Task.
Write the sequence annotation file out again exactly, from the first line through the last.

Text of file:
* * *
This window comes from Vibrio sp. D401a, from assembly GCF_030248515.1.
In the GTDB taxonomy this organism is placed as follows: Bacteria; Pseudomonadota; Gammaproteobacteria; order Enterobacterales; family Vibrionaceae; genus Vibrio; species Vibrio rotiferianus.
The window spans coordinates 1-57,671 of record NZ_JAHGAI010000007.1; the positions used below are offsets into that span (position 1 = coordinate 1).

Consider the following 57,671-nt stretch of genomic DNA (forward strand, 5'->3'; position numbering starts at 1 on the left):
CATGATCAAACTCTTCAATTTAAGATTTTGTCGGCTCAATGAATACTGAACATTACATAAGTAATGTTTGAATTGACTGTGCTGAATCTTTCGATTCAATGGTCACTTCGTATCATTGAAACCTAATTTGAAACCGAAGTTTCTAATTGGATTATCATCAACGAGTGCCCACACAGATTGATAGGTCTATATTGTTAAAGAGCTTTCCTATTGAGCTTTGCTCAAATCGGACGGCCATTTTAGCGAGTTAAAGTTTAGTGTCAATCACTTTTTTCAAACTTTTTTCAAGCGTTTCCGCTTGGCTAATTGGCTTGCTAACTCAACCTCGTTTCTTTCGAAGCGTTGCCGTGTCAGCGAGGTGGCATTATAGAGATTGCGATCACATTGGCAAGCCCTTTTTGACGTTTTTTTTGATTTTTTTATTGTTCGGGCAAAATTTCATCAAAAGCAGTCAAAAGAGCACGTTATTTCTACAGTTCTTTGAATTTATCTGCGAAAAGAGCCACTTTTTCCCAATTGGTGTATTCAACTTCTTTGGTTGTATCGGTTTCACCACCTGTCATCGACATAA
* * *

This window comes from Vibrio sp. D401a, from assembly GCF_030248515.1.
In the GTDB taxonomy this organism is placed as follows: Bacteria; Pseudomonadota; Gammaproteobacteria; order Enterobacterales; family Vibrionaceae; genus Vibrio; species Vibrio rotiferianus.
The window spans coordinates 1-57,671 of record NZ_JAHGAI010000007.1; the positions used below are offsets into that span (position 1 = coordinate 1).

Consider the following 57,671-nt stretch of genomic DNA (forward strand, 5'->3'; position numbering starts at 1 on the left):
CATGATCAAACTCTTCAATTTAAGATTTTGTCGGCTCAATGAATACTGAACATTACATAAGTAATGTTTGAATTGACTGTGCTGAATCTTTCGATTCAATGGTCACTTCGTATCATTGAAACCTAATTTGAAACCGAAGTTTCTAATTGGATTATCATCAACGAGTGCCCACACAGATTGATAGGTCTATATTGTTAAAGAGCTTTCCTATTGAGCTTTGCTCAAATCGGACGGCCATTTTAGCGAGTTAAAGTTTAGTGTCAATCACTTTTTTCAAACTTTTTTCAAGCGTTTCCGCTTGGCTAATTGGCTTGCTAACTCAACCTCGTTTCTTTCGAAGCGTTGCCGTGTCAGCGAGGTGGCATTATAGAGATTGCGATCACATTGGCAAGCCCTTTTTGACGTTTTTTTTGATTTTTTTATTGTTCGGGCAAAATTTCATCAAAAGCAGTCAAAAGAGCACGTTATTTCTACAGTTCTTTGAATTTATCTGCGAAAAGAGCCACTTTTTCCCAATTGGTGTATTCAACTTCTTTGGTTGTATCGGTTTCACCACCTGTCATCGACATAA